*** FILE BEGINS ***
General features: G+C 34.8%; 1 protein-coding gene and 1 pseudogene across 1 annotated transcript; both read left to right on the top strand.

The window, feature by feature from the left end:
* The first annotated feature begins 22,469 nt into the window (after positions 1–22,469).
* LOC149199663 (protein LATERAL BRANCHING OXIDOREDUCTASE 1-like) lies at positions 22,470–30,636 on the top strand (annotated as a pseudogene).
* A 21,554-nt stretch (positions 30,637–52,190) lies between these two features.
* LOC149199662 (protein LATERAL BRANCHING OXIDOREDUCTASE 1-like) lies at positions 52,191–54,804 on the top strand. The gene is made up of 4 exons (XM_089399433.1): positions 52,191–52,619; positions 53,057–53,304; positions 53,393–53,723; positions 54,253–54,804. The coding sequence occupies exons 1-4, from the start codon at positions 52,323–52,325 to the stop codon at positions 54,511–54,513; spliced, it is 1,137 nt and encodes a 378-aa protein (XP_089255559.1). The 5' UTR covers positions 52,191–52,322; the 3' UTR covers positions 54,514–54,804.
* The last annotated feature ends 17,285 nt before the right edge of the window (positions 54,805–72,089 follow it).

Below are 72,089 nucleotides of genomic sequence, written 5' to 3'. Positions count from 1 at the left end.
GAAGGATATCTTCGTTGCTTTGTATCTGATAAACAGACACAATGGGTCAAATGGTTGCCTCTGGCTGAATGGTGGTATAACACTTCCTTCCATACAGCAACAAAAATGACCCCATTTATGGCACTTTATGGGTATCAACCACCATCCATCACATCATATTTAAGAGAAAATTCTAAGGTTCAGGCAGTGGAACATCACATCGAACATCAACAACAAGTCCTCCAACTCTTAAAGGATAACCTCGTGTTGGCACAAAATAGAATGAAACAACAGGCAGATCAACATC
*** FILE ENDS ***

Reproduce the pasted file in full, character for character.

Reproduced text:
General features: G+C 34.8%; 1 protein-coding gene and 1 pseudogene across 1 annotated transcript; both read left to right on the top strand.

The window, feature by feature from the left end:
* The first annotated feature begins 22,469 nt into the window (after positions 1–22,469).
* LOC149199663 (protein LATERAL BRANCHING OXIDOREDUCTASE 1-like) lies at positions 22,470–30,636 on the top strand (annotated as a pseudogene).
* A 21,554-nt stretch (positions 30,637–52,190) lies between these two features.
* LOC149199662 (protein LATERAL BRANCHING OXIDOREDUCTASE 1-like) lies at positions 52,191–54,804 on the top strand. The gene is made up of 4 exons (XM_089399433.1): positions 52,191–52,619; positions 53,057–53,304; positions 53,393–53,723; positions 54,253–54,804. The coding sequence occupies exons 1-4, from the start codon at positions 52,323–52,325 to the stop codon at positions 54,511–54,513; spliced, it is 1,137 nt and encodes a 378-aa protein (XP_089255559.1). The 5' UTR covers positions 52,191–52,322; the 3' UTR covers positions 54,514–54,804.
* The last annotated feature ends 17,285 nt before the right edge of the window (positions 54,805–72,089 follow it).

Below are 72,089 nucleotides of genomic sequence, written 5' to 3'. Positions count from 1 at the left end.
GAAGGATATCTTCGTTGCTTTGTATCTGATAAACAGACACAATGGGTCAAATGGTTGCCTCTGGCTGAATGGTGGTATAACACTTCCTTCCATACAGCAACAAAAATGACCCCATTTATGGCACTTTATGGGTATCAACCACCATCCATCACATCATATTTAAGAGAAAATTCTAAGGTTCAGGCAGTGGAACATCACATCGAACATCAACAACAAGTCCTCCAACTCTTAAAGGATAACCTCGTGTTGGCACAAAATAGAATGAAACAACAGGCAGATCAACATC